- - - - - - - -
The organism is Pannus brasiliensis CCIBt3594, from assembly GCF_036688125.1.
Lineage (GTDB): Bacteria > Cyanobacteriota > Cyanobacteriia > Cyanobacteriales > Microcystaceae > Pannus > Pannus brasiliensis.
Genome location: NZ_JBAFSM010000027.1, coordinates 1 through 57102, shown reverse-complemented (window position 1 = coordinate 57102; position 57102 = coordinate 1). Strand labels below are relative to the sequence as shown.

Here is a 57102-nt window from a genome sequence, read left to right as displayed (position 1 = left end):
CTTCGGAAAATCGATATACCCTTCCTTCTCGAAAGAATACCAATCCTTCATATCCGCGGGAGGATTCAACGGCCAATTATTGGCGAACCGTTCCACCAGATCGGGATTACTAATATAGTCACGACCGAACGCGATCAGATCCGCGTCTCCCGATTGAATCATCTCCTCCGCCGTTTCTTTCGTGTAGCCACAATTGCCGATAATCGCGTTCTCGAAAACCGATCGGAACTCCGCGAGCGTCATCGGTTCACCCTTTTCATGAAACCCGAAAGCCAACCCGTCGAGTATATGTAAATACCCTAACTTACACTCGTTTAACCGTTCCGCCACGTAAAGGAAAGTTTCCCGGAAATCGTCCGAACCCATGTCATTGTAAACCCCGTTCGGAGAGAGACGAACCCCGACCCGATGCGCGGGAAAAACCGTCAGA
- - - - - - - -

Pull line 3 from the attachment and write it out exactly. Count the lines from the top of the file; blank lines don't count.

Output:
Genome location: NZ_JBAFSM010000027.1, coordinates 1 through 57102, shown reverse-complemented (window position 1 = coordinate 57102; position 57102 = coordinate 1). Strand labels below are relative to the sequence as shown.